I personally think that these are great arguments against current National Defense policies. Like Ron Paul suggests, we need to avoid unnecessary war and always go about engaging in war in a constitutional fashion, but we need to allow for exceptions to the rule. I know this is a slippery slope, but it is necessary to consider.

When asked about what the United States should do in Syria, Ron Paul answered “It’s none of our business” (Read full statement here). In that interview he makes very valid points about how it’s not expressly in our national interest to care. I would agree with him, but we should still care. Thousands, even tens of thousands, of innocent civilians in Syria have died for desiring to overthrow a repressive regime, for desiring the right to life, liberty, and the pursuit of happiness. Do we just sit back and let them die; let them work it out themselves, while the regime kills more and more everyday? Think about that. According to the black and white libertarian logic, the answer is yes, let them be, because it’s not our problem. But in any case when people are treated inhumanly, do we just sit back knowing that we have the resources to help and just let these people suffer? Do we let these tyrants consolidate their power so that they can continue to harbor non-state actors that are determined to see the destruction of the west? I understand that intervention in any way is costly, so let’s cut the fat elsewhere in the budget and come up with the cash to help these suffering people. Though I know that we could easily avoid such an increase in taxes if we cut the budget elsewhere, even if it means paying a few more dollars, sign me up, and if that makes me a raving liberal, then so be it.

His stance on foreign policy might be enough to convince me not to vote for him, even if it were the only problem I had with Paul’s policy. I am in agreement with all of the ideals of his domestic policies (just like I, in principle, favor the ideals of his foreign policy). The major issue I have with his domestic policy lies mostly in his stance on social issues.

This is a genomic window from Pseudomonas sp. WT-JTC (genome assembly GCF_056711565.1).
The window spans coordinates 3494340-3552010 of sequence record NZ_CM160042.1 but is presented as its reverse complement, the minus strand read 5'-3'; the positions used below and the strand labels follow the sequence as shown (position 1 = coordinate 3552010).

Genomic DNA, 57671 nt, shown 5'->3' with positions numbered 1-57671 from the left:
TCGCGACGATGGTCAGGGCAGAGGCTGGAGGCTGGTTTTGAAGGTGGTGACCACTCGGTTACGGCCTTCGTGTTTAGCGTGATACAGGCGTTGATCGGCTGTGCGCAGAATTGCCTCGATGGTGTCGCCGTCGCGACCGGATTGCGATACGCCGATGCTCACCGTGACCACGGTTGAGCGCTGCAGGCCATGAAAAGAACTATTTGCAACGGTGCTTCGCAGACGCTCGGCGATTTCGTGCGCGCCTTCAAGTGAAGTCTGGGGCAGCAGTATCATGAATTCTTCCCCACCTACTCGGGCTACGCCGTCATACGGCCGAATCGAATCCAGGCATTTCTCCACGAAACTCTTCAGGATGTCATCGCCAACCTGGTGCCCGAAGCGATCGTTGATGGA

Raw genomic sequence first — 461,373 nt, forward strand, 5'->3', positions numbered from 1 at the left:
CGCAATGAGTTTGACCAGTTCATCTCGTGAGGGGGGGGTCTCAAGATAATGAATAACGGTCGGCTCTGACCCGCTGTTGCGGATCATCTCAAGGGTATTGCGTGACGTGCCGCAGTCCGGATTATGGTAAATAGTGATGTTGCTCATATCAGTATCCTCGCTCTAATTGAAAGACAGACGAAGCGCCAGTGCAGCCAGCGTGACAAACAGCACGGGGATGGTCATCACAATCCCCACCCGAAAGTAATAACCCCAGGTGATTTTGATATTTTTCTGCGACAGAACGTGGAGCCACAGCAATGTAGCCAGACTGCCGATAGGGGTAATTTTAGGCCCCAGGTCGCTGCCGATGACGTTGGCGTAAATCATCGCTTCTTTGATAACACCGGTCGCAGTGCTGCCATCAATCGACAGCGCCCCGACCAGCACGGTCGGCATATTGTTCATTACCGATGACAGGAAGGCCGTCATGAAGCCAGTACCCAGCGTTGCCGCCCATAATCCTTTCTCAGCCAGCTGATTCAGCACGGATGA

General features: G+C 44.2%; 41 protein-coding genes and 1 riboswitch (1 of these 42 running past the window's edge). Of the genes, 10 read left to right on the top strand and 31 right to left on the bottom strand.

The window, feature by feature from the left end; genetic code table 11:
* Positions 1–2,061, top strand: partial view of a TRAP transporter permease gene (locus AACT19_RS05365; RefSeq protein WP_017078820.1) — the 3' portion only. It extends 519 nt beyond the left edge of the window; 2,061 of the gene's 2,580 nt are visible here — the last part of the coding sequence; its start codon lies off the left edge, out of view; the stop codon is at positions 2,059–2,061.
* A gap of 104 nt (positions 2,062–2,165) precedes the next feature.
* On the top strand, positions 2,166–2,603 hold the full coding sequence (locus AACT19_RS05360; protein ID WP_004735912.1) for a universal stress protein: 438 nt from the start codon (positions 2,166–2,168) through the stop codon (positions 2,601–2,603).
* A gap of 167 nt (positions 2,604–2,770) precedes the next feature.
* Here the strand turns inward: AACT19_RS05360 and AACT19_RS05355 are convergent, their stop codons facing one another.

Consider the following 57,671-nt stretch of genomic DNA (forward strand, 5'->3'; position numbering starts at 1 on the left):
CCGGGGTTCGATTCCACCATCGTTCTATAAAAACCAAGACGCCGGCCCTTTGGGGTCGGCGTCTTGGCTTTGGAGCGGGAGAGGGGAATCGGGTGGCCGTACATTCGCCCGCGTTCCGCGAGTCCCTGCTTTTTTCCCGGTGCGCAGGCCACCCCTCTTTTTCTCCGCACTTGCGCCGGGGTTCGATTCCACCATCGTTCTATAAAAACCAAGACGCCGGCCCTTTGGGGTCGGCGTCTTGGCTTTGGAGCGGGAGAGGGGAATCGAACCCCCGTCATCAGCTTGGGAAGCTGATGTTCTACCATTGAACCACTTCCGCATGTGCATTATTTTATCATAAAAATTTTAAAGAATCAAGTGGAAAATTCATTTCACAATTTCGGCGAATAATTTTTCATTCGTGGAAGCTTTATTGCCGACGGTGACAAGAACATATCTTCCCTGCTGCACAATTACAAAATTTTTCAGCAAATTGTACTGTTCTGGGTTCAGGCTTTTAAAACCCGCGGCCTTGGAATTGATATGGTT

It is the libertarian ideal that all of these kinds of decisions and policies regarding social issues should be left up to the states.  That is the ideal, and I agree with the ideal. But again, there are some things that are just too important to leave up to the states, and Ron Paul even agrees with me on that! Take his stance on abortion for instance. According to Ron Paul’s official campaign website, abortion is the only social issue which Ron Paul feels the national government should have a say in. He feels, as president it would be his responsibility to repeal Roe v. Wade to put the decision back in the hands of the states, and also pass a “Sanctity of Life Act” which would define life as beginning upon conception. From there it would be easier for states to then undo the legalization of abortions. This is a wonderful idea and a great start. It is no wonder why Dr. Ron Paul feels this way. He has worked for years as an OB/GYN and has seen the terrors of abortion. So in no way is my point here to attack Dr. Paul’s stance on abortion, but to ask the question, what about other social issues? Other social issues that are equally important to me, in Paul’s view, should be left up entirely to the states. Again, I agree with the principle of his ideas. For issues such as health care and education, get the federal government out of the way and let states govern.  However, just as Paul feels that the sanctity of life is too important to be defined by the states, I feel that there are other things that deserve a definition and support from the national government so that the government can fulfill its duty  to “promote the general welfare” of our nation.